I live in northern Alberta, Canada and train outdoors year around. Raced in a half-marathon last February in nearly -30°C temperatures, that was chilly! Couple of things I have found running the past 4 winters:
Dress in layers. The number of layers you require will vary depending on conditions. For myself, the following works:
- Shoes: I use a combination of home made screw shoes, Icebug studded running shoes, trail shoes, and street running shoes (Hokas). My preference is the Hokas and I will use them in all but the worst conditions.
- Socks: I never get cold feet while running and will always use a single pair of socks, which could vary in thickness from really thin to a light-heavy weight. In warmer weather I will wear low cut socks but will wear longer socks when it is cold.
- Lower Body: I will wear shorts in anything above 5°C and wear tapered running pants below that. If it gets below about -10°C, I will usually add a pair of long underwear below the running pants.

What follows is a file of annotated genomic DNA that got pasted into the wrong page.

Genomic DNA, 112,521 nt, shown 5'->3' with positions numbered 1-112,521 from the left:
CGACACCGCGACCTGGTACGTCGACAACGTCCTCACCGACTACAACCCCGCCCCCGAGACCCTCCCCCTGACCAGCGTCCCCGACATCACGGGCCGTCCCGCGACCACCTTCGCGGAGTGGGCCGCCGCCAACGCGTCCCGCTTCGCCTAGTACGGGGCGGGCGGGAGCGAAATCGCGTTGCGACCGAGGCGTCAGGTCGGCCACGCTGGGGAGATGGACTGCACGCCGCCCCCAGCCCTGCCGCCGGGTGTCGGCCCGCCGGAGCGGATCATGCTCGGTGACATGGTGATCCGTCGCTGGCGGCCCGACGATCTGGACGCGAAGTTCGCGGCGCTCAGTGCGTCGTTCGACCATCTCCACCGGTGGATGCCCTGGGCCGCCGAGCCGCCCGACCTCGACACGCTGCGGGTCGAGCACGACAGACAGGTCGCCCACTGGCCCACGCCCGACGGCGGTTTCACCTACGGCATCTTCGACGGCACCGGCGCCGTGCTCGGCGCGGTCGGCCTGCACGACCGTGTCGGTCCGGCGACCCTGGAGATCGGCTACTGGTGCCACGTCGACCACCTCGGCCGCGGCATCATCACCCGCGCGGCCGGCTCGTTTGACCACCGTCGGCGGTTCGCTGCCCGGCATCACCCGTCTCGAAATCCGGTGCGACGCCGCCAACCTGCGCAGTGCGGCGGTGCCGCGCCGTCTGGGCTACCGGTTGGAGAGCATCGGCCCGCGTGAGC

- Upper Body: I usually wear a Showers Pass wind/waterproof jacket as my outer layer. Depending on temperatures, I may only wear a light shirt under the jacket, or if colder may add a fleece jacket over my shirt but below my shell jacket. If it is really cold, I may also add a woolen underwear shirt as a base layer.
- Hands: If below about 0°C I will wear a pair of light gloves. If it is really cold my hands my be cold at the start of the run but they usually warm up quite quickly, and some days I will even pull off the gloves for a while even in -10 to -15°C temps and go bare handed to shed heat.
- Head: I wear a light toque over my head and ears. If it is really cold, I will add on a neck warmer. It is tough to wear any face protection and keep my eyeglasses from icing up so I usually go without if possible (although I did get a touch of frostbite in my cheeks in last February's half-marathon.
I perspire heavily regardless of the season of the year and I find that even when running on very cold days in mid-winter, my clothing is dripping wet when I finish up. I did a 32km training run last winter in -20°C temps where my outer jacket was frozen solid from all of the perspiration freezing, and yet my underlayers were soaked. When running in the cold, you always have to be mindful of where you are and how long it may take to find a warm place to bail if required. Loops that don't take you more than several km away from home is my usual practice.